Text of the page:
Saturday, July 30, 2005

Bill Frist is not a hero...

He's a douche.

Look, I'm strongly in favor of stem cell research. It holds a lot of promise for people with terrible illnesses, most of the embryos from IVF clinics will be destroyed one way or the other, and it's silly to restrict our basis of research on the basis of a viewpoint that's strongly in the minority (and yes, I understand morality isn't a votable concept, but in this case the issue is far from clear to most citizens and the views of the polity are the only basis for judgment).

But changing his stance on this issue doesn't make First a hero. It makes him the first official candidate for the GOP nomination in 2008. Even though he's pissed off some key Republican constituencies, as we've seen on a number of issues, it's more important to win than to be pure. By early 2007, when campaigning will begin in earnest, this issue will have lost its partisan venom for Frist, but the air of compassion and pragmatism will still linger about him, hopefully (from Frist's viewpoint) obscuring the pathetic image of Frist's pandering to right-to-lifers in the Terri Schiavo case.

After having vehemently opposed stem cell research for so long at the behest of the Bush Administration and the absolutist pro-life right wing, Frist's change in position is nothing more than blatant pandering, positioning himself for post-nomination general election politics, with what he gauges to be the smallest impact on his chances of gaining the Republican nomination. That doesn't make him courageous, it makes him a snivelling, pandering douche.

Friday, July 29, 2005

Rockstar Games sued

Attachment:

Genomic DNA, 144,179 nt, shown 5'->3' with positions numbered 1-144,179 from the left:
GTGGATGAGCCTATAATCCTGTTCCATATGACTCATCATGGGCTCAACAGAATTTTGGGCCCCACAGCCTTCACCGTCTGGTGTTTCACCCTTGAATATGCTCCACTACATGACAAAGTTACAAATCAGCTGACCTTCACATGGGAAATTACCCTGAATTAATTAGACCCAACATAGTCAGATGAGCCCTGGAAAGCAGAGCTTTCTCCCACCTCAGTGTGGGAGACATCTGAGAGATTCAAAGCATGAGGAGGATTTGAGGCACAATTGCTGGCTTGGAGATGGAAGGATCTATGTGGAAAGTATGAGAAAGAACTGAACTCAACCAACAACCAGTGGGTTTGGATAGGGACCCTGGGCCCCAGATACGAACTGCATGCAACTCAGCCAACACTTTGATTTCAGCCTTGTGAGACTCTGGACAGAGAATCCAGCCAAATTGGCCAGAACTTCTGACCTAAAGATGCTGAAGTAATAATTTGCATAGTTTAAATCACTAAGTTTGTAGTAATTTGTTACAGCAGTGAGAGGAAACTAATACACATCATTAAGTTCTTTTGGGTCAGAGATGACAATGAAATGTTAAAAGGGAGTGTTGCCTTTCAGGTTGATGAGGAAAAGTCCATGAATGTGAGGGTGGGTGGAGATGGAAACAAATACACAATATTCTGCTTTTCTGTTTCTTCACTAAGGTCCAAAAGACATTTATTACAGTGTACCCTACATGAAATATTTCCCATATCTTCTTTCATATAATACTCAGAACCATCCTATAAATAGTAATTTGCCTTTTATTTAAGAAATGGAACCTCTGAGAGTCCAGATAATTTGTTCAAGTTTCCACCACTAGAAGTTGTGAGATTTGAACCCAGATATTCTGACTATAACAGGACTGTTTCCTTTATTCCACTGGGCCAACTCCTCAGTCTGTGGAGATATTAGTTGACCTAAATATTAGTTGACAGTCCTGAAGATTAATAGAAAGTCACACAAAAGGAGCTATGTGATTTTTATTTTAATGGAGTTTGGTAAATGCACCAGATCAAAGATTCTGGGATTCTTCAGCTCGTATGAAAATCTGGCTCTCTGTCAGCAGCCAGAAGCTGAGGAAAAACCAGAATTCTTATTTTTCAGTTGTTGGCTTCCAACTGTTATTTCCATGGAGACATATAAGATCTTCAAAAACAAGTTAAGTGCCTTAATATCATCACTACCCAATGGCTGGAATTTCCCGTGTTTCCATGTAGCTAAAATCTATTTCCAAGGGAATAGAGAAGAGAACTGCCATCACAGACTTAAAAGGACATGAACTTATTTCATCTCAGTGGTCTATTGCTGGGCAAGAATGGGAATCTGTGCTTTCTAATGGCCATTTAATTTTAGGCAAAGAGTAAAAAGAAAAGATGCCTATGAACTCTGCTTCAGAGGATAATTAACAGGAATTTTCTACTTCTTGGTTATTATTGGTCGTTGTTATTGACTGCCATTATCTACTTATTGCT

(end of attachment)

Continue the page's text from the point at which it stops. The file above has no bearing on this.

So the lawsuits over Grand Theft Auto: San Andreas have begun. An 85-year-old woman bought the game for her 14-year-old grandson and is now pissed to find out that the game contains graphically depicted simulated sex.

But wait, wasn't GTA:SA rated Mature? That's for... 17 years of age and older. Yet this woman bought the game for her 14-year-old grandson. This dumb ass is all up in arms about the bad stuff contained in a game that she never should have bought for her fucking grandson in the first place! These labels aren't subtle, people. If you're too fucking stupid to figure it out, you don't get to complain later.

It's only in the window between Mature and Adults Only, i.e. 17 year olds, that could conceivably have a legitimate gripe. And of course that doesn't address the fact that apparently this woman thinks it's OK for her 14-year-old grandson to play a game simulating shooting cops and stealing cars (again, not subtle: the name of the game is GRAND THEFT AUTO), but she's aghast that he might see something resembling sex (if you've seen the video of Hot Coffee or actually played it, you'll know it's not the most titillating sexual experience to come down the pipe).

Damn it, I really hate pathetically stupid people.

What version of a class or resource am I using?